Explain how to draw up a personal net worth statement a personal cash flow

Explain how to draw up a personal net worth statement

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2.Explain how to draw up a personal net-worth statement, a personal cash-flow statement, and a personal budget.
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1. Evaluate your current financial status by creating a net worth statement and a cash flow analysis. 2. Set short-term, intermediate-term, and long-term financial goals. 3. Use a budget to plan your future cash inflows and outflows and to assess your financial performance by comparing budgeted figures with actual amounts. In step 1 of the financial planning process, you determine what you own and what you owe : 1. Your personal assets consist of what you own. 2. Your personal liabilities are what you owe—your obligations to various creditors. Most people have two types of assets: 1. Monetary or liquid assets include cash, money in checking accounts, and the value of any savings, CDs, and money market accounts. They’re called liquid because either they’re cash or they can readily be turned into cash. 2. Everything else is a tangible asset —something that can be used, as opposed to an investment. Likewise, most people have two types of liabilities: 1. Any debts that should be paid within one year are current liabilities . 2. Noncurrent liabilities consist of debt payments that extend for a period of more than one year.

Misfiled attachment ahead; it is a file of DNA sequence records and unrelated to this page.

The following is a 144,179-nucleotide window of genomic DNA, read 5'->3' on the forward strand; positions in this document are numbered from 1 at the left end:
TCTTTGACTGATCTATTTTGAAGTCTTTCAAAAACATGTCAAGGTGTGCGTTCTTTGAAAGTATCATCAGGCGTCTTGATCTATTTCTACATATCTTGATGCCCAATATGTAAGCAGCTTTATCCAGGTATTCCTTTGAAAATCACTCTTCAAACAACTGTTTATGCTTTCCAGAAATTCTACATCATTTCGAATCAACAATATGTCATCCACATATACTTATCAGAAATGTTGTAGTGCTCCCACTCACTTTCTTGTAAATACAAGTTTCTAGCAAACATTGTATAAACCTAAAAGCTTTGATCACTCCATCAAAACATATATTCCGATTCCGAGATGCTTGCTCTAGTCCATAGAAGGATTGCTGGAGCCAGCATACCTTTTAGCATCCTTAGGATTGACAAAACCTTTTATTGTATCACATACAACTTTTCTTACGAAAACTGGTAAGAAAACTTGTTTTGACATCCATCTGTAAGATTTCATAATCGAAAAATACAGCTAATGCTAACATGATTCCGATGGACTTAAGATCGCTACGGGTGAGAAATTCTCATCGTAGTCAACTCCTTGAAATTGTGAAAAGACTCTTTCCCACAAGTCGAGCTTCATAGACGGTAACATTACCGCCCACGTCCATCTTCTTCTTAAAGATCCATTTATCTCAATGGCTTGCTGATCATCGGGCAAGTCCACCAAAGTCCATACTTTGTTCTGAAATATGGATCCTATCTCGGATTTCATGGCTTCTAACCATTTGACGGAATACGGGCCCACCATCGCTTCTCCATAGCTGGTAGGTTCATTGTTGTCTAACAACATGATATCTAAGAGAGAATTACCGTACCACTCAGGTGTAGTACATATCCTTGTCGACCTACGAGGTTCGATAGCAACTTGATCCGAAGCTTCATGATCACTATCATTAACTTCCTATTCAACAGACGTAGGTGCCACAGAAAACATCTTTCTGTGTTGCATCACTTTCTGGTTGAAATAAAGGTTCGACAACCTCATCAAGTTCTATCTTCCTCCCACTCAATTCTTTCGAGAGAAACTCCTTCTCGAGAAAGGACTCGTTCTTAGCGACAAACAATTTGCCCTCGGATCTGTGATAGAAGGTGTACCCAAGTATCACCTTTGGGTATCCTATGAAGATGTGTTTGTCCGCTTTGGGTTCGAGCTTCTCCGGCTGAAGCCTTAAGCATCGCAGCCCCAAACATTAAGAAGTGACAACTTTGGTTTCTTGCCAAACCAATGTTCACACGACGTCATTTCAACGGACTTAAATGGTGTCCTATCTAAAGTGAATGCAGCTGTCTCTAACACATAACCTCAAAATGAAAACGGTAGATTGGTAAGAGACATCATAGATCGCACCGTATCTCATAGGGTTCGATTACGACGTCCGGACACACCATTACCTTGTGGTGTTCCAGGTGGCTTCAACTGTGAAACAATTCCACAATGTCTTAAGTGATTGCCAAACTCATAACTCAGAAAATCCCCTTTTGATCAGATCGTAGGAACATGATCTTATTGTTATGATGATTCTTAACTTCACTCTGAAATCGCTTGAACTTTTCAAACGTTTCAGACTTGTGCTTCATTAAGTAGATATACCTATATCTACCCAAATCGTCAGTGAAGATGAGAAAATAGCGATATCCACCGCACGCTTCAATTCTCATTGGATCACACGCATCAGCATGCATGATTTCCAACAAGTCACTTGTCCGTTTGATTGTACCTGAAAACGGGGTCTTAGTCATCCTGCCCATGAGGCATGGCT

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Your net worth is the difference between your assets and your liabilities. Your net worth statement will show whether your net worth is on the plus or minus side on a given date. In step 2 of the financial planning process, you create a cash-flow or income statement, which shows where your money has come from and where it’s slated to go. It reflects your financial status over a period of time. Your cash inflows —the money you have coming in—are recorded as income . Your cash outflows —money going out—are itemized as expenditures in such categories as housing, food, transportation, education, and savings. A good way to approach your financial goals is by dividing them into three time frames: short-term (less than two years), intermediate-term (two to five years), and long-term (more than five years). Goals should be realistic and measurable, and you should designate definite time frames and specific courses of action.
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